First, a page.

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  • #16
    Originally posted by inetdog View Post

    Speculate all you want, but the SmartMeters that PG&E uses have a latching mechanical contact disconnect in the meter housing. And they can be remotely turned back on also.
    In the case of a late payment disconnect they just turn it back on.
    If service was actually interrupted as when the building is vacant for awhile, they may choose to have a tech come out to verify the system before they remotely turn the connection back on.

    The contactor is rated for load interruption, but I suspect that it is not tested for very many cycles compared to a circuit breaker or disconnect switch.

    FWIW, and I have never heard of it being done, but theoretically they could program the meter to disconnect when current went above some set time current profile.
    Not fast enough or reliable enough to count as OCPD, but possible to do.
    I read the download on that E350 meter and it did say there were internal 200A, motor driven, cam action disconnects which would turn off the power. So probably a mechanical operation.

    Again while it sounds like there is a set of contacts that would open the circuit I would think they are similar to a solid state relay that you find in places that can handle multiple operations and not worry about arcing or flash over when being opened under load.

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    • #17
      Originally posted by Sunking View Post
      It is possible for the Multiplier to be set incorrectly. That can work in your favor or against it meaning it reads to low or to high. Easy fix, doe snot even require POCO to come out. In TX a lot of foks filed suit against the POCO because their bills jumped, and they got bit. All their old analog meters were reading low. PUC had the meters tested by a 3rd party and found all the complainers had been getting free power for years and the new meters were spot on.

      As for the Tin Foil Hat folks go the new Meters are no more dangerous than a CDMA Cell Phone as they use a M2M (machine-to-machine) service now provided by Cell Phone companies dirt cheap to generate revenue on outdated 3G CDM and GSM. A 1 second transmission every hour.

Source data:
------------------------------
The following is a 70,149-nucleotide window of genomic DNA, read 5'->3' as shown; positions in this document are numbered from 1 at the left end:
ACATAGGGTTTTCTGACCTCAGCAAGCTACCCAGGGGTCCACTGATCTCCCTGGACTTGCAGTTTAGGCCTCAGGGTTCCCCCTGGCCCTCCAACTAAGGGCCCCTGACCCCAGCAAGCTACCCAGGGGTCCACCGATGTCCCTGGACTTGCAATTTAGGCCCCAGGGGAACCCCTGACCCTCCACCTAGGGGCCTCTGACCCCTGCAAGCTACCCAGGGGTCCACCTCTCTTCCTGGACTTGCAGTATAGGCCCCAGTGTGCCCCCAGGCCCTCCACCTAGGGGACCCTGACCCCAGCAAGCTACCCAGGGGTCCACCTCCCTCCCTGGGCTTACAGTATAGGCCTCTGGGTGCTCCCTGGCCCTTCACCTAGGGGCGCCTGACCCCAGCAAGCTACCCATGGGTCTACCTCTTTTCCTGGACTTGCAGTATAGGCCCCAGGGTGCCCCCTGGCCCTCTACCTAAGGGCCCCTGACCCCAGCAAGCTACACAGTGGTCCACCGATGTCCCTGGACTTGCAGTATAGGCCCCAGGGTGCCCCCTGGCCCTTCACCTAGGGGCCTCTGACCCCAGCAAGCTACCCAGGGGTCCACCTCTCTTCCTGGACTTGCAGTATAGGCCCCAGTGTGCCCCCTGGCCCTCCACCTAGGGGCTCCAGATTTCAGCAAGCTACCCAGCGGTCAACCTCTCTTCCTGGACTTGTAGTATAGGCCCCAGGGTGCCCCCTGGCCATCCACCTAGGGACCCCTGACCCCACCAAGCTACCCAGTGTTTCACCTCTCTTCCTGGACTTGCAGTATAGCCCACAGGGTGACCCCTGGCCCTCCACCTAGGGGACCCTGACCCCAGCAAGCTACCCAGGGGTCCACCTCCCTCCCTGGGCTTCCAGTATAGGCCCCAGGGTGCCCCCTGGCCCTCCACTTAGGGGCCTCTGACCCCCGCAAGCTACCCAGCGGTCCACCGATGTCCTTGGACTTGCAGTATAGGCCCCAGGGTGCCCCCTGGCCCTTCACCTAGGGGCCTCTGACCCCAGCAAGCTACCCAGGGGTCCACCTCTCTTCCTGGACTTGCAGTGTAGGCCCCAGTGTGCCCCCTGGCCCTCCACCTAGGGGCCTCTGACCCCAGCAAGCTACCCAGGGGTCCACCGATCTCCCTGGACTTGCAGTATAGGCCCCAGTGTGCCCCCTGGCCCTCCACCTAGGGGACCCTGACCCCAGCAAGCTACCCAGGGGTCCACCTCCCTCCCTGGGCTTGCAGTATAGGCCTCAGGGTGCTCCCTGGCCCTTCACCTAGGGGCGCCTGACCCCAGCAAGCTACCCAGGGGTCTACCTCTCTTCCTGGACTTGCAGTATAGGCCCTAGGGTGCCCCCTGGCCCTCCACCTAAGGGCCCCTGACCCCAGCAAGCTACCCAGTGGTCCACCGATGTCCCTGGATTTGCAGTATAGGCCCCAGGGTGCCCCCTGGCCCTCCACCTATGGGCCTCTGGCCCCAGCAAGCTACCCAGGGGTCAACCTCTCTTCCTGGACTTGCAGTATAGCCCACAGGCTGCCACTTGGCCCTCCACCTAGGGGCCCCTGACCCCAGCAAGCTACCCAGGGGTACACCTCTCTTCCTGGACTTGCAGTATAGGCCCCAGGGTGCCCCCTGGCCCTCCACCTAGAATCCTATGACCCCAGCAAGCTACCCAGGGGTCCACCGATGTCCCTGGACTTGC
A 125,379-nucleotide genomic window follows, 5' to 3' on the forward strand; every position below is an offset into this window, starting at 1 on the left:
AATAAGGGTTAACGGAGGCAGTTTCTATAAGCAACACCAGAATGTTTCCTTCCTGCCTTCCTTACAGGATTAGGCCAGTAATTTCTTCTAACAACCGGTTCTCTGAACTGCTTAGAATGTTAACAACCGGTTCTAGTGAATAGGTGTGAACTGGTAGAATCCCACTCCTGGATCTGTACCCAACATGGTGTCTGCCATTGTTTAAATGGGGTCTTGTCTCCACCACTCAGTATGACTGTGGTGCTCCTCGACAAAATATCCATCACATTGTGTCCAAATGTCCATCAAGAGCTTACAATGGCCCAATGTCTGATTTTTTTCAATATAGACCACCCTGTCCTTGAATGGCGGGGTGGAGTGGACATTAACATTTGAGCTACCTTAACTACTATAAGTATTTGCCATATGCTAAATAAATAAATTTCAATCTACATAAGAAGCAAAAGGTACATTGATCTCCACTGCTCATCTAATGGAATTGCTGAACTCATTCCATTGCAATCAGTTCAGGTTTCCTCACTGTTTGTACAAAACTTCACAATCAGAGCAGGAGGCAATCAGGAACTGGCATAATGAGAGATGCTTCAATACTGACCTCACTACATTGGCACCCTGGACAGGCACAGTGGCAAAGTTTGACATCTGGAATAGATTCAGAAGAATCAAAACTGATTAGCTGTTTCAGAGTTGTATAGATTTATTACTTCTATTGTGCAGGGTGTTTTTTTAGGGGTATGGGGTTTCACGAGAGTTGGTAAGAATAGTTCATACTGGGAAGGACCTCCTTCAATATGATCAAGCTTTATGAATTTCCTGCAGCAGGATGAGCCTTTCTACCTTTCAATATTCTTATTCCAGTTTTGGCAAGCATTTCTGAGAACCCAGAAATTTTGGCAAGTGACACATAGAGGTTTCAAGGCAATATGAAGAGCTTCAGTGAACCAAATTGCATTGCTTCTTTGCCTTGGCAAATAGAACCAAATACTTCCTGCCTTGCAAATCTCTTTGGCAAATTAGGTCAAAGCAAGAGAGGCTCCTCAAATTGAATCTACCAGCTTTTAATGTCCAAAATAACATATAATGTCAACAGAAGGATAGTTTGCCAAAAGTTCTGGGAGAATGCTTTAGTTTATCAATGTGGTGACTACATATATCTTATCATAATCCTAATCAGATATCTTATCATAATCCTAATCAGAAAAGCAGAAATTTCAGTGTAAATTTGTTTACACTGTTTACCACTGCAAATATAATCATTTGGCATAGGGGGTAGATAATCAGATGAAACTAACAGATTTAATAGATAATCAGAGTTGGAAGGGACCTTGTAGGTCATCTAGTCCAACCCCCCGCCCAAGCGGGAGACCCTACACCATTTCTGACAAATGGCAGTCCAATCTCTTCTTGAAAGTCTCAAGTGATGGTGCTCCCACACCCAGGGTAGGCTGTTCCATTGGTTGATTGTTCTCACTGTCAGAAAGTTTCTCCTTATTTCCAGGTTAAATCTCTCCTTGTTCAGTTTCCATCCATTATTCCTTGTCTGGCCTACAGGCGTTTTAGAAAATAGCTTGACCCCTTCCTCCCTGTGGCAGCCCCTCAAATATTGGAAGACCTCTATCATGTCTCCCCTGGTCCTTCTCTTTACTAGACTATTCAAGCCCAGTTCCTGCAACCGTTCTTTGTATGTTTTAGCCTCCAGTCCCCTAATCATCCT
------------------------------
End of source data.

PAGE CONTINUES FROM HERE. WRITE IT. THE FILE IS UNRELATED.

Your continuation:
That is not to say there is not evil lurking though. If idiots like Dan have their way it allows big brother to monitor and control your power usage. A hacker can learn when you are home and when you are gone. The biggest SCAM is Time of Day Usage with tiered rates. Nanny states already use it.
      My problem exactly! Georgia Power installed new smart meters (coincidentally?) right after I filled my permits for my 6.6 Kw system Now, as of
      May 15 th, I have to pick a Time of day usage plan with peak/ off peak rates. They offer 7 different plans and I'm lost to try and figure out which plan I should go with! What are the main variables?
      parameters? I should fold into my equation that gives me the best results for me? Any and all thoughts appreciated!!



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      • #18
        Originally posted by TJZJ View Post

        My problem exactly! Georgia Power installed new smart meters (coincidentally?) right after I filled my permits for my 6.6 Kw system Now, as of
        May 15 th, I have to pick a Time of day usage plan with peak/ off peak rates. They offer 7 different plans and I'm lost to try and figure out which plan I should go with! What are the main variables?
        parameters? I should fold into my equation that gives me the best results for me? Any and all thoughts appreciated!!


        Probably should start a new thread about TOU plans as it's not a simple answer, especially not knowing your utilitie's rules and grid-tie agreement. In my case, I generate nearly 100% of my needs so staying on a basic non-TOU plan was by far my best option.